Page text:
Skip to content

Epilepsy Health Center

Select An Article

Photosensitive Epilepsy

Font Size

What Are the Symptoms of Photosensitive Epilepsy?

There are many different types of seizures. People with photosensitive epilepsy typically have what's called a "generalized tonic-clonic seizure." This is also known as a convulsive seizure.

A tonic-clonic seizure should last no more than five minutes. Symptoms include:

  • Loss of consciousness and patient falls to the ground
  • Muscles contract and body stiffens
  • Patient cries out
  • Breathing pattern changes
  • Patient bites tongue and inside of cheeks
  • Limbs jerk or twitch as muscles tighten and relax
  • Loss of bladder control

When the seizure ends, the muscles relax and the person slowly regains consciousness. After the seizure, the person may:

  • Be confused
  • Feel tired
  • Have memory loss for a short time
  • Have a headache
  • Feel sore

Recovery time varies. Some people are able to return to normal activity soon after a seizure. Others may need to rest.

What to Do During a Seizure

It's not possible to stop a seizure once it has started. If you see a person having a seizure, take these steps:

  • Roll the person onto his or her side to prevent choking.
  • Cushion the head.
  • Loosen any tight clothing around the neck.
  • Keep the airway open. Grip the jaw gently and tilt the head back, if necessary.
  • Remove any objects that he or she may hit during the seizure.
  • Don't restrict the person's movement unless he or she is in danger.
  • Don't put anything into the person's mouth, including medicine or liquid. Doing so could cause choking.
  • Stay with the person until the seizure has passed or emergency personnel have arrived.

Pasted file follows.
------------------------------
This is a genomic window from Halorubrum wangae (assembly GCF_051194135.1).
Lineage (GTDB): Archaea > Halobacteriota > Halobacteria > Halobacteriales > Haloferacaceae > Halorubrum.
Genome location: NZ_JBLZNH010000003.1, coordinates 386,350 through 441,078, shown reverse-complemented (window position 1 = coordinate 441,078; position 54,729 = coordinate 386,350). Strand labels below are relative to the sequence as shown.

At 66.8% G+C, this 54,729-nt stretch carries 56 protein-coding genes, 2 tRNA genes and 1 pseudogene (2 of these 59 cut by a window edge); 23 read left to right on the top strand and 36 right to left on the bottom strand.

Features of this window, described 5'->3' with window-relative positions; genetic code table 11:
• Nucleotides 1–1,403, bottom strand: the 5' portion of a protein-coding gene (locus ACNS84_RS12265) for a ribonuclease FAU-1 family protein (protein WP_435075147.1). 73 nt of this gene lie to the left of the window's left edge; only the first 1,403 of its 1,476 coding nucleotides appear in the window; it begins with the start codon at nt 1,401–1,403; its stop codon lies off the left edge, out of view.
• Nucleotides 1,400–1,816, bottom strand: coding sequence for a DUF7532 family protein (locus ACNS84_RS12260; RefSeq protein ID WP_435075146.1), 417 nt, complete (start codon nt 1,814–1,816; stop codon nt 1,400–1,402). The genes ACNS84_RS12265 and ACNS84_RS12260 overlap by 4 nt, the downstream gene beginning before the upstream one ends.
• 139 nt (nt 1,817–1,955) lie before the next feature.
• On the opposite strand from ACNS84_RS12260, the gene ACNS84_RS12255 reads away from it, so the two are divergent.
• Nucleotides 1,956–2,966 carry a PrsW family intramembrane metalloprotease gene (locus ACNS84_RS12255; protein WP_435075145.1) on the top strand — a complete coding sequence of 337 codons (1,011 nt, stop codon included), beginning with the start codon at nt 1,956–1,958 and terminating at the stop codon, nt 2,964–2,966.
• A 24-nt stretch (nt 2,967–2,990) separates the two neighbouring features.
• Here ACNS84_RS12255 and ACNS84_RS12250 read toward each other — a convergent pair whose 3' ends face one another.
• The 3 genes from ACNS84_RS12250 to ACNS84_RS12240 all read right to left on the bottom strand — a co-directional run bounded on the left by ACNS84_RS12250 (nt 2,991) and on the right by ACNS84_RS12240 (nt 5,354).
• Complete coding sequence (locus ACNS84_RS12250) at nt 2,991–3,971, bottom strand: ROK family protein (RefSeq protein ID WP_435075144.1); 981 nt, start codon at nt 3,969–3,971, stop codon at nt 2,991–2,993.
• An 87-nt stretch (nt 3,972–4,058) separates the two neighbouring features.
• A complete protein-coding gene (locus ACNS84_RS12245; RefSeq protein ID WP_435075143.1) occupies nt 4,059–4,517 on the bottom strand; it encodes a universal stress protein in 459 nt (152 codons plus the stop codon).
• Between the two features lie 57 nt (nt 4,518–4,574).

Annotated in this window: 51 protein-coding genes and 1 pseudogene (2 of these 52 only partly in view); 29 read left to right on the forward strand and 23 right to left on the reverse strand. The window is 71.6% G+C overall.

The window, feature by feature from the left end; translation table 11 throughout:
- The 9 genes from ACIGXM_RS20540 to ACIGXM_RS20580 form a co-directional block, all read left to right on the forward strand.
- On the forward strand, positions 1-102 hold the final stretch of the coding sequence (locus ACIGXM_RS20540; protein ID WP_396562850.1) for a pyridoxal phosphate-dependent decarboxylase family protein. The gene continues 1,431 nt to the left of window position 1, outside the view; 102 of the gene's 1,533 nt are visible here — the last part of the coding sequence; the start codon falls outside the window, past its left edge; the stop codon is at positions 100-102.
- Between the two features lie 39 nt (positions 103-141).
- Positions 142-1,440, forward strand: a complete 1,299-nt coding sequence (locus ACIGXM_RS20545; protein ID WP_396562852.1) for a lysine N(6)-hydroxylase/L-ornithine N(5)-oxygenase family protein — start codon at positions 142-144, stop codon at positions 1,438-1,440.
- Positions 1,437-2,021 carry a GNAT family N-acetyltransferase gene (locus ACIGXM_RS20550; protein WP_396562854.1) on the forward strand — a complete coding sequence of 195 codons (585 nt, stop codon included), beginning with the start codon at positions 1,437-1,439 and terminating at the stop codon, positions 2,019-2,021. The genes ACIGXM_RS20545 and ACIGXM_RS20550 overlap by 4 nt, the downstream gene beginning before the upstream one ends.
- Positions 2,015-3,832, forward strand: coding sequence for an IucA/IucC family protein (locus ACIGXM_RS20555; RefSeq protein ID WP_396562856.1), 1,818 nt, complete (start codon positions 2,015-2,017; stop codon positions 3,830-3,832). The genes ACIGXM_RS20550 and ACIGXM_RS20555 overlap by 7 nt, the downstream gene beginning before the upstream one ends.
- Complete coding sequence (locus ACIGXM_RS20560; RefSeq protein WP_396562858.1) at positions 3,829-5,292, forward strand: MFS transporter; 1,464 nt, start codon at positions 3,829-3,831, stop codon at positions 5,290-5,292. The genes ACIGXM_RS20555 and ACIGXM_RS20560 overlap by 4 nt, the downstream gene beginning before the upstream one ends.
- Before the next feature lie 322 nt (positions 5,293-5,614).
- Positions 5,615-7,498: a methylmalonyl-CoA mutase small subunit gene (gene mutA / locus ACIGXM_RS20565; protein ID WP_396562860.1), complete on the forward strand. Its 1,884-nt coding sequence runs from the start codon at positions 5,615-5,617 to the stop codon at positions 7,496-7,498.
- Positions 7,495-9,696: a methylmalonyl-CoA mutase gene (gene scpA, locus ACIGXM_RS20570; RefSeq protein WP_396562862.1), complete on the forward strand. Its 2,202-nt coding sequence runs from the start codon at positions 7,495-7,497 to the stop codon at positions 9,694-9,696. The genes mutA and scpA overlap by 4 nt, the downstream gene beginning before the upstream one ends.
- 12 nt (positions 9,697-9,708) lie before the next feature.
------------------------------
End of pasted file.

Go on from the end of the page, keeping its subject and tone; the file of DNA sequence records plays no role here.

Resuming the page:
When to Call 911

Call 911 if:

  • You know the person is pregnant or has diabetes.
  • The seizure occurs in water.
  • The seizure lasts longer than five minutes.
  • The person doesn't regain consciousness after the seizure stops, another seizure starts before they regain consciousness, or they stop breathing.
  • Injury occurs as a result of the seizure.

Try to keep track of how long the seizure lasts and what symptoms occur so you can tell a doctor or emergency personnel.

How Is Photosensitive Epilepsy Treated?

There is no cure for photosensitive epilepsy. However, anti-epileptic medicines may reduce the frequency of seizures.

People with photosensitive epilepsy can also reduce the likelihood of having a seizure by avoiding stimuli that could trigger a seizure. If you are inadvertently exposed to a trigger, cover one eye completely and turn your head away from the source of disturbance.

Next Article:

Today on WebMD

human head and brain waves
Causes, symptoms, and treatments.
Grand mal seizure
How is each one different?
marijuana plant
CBD, a plant chemical, may cut down seizures.
prescription bottle
Which medication is right for you?
Seizures Driving
Questions for Doctor Epilepsy
Graces Magic Diet
Pills spilling from bottle in front of clock
first aid kit
Caring Child Epilepsy
Making Home Safe
epilepsy monitoring

WebMD Special Sections